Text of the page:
The II Russian-Turkish War
Thirteen years later, in 1787 another war against the Ottoman Empire starts. Suvorov, leading 25 000 Russian to the Rymnik River, Romania manages to cover the distance of 100km for just about 2 and half days. On September 22nd, 1789, for only 12 hours he completely destroys the Turkish army. The loss is a devastating blow for the Ottomans and their dead are about 20 000 men while the Russian lose no more than 600.
For his outstanding and complete victory he is pronounced Count Rymnik and receives Order of St. George the Bringer of Victory First Class. A year later he captures another Turkish stronghold – Izmail after he has used its architectural plan to train his men to capture Turkish fortresses daily. In 1794, he is sent to Poland to quell an uprising, and Warsaw capitulates.
After the death of Catherine in 1796, the new emperor Pavel I (Paul I) exiles Suvorov in the province. The new emperor was not a big fan of the training methods of the great general and reforms the military system in the Prussian manner. However, less than 2 years later, England and the rest of the European allies insist Suvorov takes command of the allied forces and stops Napoleon.
The Anti-French Coalition
Reinstated as a field marshal, Suvorov is sent to drive the forces of Napoleon out of Italian lands, leading the Austro-Russian army. He defeats all generals of Napoleon, who at that time is in Egypt. He wins against the GeneralS Moreau, MacDonald, and Joubert. He frees a number of Italian cities, leading 3 successful battles in Trebia, Novi, Cassano and a the Swiss Expedition. After he captures Milan the French forces are in full retreat. The King of Sardinia gives him the rank Prince of the House of Savoy and he also becomes a celebrated hero of the opposers of the French revolution. Yet, the European forces scared about the influence of the Russians on the continent, end the coalition against Napoleon and abandon them.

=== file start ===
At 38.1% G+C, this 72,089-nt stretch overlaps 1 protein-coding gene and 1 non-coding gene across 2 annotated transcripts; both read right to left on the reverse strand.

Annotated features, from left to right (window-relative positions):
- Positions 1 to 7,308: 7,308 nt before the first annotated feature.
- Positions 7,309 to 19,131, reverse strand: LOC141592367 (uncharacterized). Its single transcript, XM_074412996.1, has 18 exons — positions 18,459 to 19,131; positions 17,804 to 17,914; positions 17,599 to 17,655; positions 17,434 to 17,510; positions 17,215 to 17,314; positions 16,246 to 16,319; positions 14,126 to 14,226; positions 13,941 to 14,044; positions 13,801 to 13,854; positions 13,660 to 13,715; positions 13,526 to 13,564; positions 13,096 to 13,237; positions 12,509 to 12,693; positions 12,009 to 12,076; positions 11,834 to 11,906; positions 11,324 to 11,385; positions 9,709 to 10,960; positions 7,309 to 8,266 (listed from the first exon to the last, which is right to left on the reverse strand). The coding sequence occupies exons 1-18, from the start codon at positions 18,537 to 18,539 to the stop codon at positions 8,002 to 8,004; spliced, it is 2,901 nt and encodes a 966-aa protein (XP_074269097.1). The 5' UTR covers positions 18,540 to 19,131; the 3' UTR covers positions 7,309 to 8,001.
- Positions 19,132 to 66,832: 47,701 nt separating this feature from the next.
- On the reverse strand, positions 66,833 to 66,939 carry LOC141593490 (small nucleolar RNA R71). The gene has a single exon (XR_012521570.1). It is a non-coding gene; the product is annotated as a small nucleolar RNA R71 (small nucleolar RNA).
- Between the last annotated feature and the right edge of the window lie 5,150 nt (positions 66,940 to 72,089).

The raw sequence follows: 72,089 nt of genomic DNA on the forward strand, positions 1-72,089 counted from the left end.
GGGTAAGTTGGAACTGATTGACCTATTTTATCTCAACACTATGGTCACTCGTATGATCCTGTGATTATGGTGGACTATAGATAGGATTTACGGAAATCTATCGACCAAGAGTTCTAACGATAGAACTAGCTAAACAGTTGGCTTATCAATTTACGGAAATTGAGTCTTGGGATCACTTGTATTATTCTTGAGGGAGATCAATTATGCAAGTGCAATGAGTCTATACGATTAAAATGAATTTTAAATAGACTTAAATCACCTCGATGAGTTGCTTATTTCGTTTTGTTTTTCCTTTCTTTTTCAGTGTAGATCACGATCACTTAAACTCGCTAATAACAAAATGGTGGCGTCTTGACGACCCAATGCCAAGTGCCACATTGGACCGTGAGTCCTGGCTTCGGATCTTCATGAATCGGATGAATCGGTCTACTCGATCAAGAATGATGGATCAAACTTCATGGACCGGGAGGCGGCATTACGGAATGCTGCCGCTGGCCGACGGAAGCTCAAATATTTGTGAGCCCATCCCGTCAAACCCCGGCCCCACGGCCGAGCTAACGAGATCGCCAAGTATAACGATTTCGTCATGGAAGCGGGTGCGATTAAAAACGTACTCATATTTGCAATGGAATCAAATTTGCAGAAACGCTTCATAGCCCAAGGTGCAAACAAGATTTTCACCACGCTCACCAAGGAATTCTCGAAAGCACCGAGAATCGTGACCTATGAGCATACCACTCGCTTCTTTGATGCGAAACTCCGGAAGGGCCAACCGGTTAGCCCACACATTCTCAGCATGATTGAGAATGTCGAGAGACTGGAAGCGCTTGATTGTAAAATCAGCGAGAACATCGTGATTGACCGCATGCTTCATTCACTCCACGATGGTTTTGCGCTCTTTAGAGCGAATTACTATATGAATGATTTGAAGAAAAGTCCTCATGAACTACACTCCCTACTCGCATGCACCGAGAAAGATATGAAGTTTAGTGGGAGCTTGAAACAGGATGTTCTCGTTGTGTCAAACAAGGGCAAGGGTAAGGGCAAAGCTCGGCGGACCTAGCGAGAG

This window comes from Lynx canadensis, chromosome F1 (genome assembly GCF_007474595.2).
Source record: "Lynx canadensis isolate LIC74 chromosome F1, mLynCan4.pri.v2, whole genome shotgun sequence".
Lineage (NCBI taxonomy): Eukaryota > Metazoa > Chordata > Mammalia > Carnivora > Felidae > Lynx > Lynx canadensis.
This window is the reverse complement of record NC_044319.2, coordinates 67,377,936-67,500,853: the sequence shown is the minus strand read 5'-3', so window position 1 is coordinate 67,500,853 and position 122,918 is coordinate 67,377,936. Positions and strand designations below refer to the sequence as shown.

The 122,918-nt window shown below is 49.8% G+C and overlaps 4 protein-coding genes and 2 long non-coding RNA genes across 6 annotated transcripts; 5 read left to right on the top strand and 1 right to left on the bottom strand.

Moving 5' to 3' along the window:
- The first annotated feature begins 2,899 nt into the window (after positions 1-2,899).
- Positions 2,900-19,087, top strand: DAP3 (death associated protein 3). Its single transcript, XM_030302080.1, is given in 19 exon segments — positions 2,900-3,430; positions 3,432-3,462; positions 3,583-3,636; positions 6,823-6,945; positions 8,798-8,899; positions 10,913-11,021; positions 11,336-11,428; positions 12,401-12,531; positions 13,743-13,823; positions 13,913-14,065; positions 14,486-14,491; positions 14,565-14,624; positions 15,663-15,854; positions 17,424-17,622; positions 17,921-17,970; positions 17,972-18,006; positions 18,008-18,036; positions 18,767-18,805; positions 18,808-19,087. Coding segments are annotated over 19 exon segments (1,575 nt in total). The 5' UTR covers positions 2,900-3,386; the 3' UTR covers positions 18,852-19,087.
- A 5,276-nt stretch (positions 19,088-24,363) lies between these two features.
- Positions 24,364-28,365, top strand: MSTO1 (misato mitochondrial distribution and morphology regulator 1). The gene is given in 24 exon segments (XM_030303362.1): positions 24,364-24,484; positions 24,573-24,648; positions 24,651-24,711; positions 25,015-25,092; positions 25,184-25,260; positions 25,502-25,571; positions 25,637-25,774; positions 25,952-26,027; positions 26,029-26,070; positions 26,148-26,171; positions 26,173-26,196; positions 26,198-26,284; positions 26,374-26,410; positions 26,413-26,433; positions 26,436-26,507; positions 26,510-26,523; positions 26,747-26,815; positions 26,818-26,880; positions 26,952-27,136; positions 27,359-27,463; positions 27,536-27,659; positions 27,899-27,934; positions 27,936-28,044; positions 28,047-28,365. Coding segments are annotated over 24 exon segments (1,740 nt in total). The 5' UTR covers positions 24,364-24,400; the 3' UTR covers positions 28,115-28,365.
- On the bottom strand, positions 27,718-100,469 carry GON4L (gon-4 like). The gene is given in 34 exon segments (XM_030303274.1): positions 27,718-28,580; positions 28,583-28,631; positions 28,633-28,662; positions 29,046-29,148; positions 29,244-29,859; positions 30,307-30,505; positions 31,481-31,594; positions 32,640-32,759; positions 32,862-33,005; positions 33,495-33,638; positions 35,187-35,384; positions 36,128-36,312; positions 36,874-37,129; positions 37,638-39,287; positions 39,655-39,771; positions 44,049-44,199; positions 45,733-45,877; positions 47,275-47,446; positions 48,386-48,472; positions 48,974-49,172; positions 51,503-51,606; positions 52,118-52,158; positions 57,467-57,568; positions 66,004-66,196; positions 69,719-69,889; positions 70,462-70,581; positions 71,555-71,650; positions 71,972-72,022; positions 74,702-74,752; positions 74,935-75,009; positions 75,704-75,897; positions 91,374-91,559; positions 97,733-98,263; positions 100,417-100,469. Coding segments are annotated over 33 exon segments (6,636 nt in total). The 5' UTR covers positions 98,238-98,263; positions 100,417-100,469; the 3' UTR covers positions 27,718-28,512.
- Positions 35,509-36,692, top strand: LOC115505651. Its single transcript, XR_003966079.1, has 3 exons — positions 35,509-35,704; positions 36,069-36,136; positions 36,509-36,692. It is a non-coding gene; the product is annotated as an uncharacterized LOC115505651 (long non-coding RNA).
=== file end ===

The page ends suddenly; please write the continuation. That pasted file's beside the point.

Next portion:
The Russian Hannibal – “If a deer can pass, a Russian can pass too. If a Deer can’t pass, a Russian still can.”
After his astounding victories against Napoleon’s general, Suvorov is ordered to join the Russians in Switzerland and help them against the French. The Russian forces under general Korsakov are defeated shortly before Suvorov could reach his destination and unite with them. The French commander Massena surrounds Suvorov and his men with his 80 000 men army. At that time, 1799, Suvorov only has 23 000 soldiers and almost no supplies. His strategy is to lead a withdrawal, crossing the Alps and fight the French in the process.
The march through the snowy Alps takes 2 weeks and the life of only one-fourth of the Russian soldiers, and Suvorov also manages to capture and take 2778 French soldiers alive to Austria. For his strategic withdrawal and performance during his service, he is titled the fourth Generalissimo of the Russian Empire.
Alexander Suvorov dies on May 6, 1800, at the age of 69, a hero to his subordinates and fellow countrymen. On his own will, his grave is only marked with the words “Here lies Suvorov”.
Suvorov’s ranks and awards were:
Prince of Italy, Count of Rymnik, Count of the Holy Roman Empire, Prince of Sardinia, Generalissimo of Russia’s Ground and Naval forces, Field Marshal of the Austrian and Sardinian armies.
Alexander Suvorov was also the recipient of the following orders:
Order of St. Andrew the First Called Apostle, Order of St. George the Bringer of Victory First Class, Order of St. Vladimir First Class, Order of St. Alexander Nevsky, Order of St. Anna First Class, Grand Cross of the Order of St. John of Jerusalem, Order of Maria Teresa First Class, Order of the Black Eagle, Order of the Red Eagle, the Pour le Merite; Order of the Revered Saints Maurice and Lazarus, Order of St. Gubert, the Golden Lioness, United Orders of the Carmelite Virgin Mary and St. Lazarus, Order of the White Eagle, and Order of Saint Stanislaus.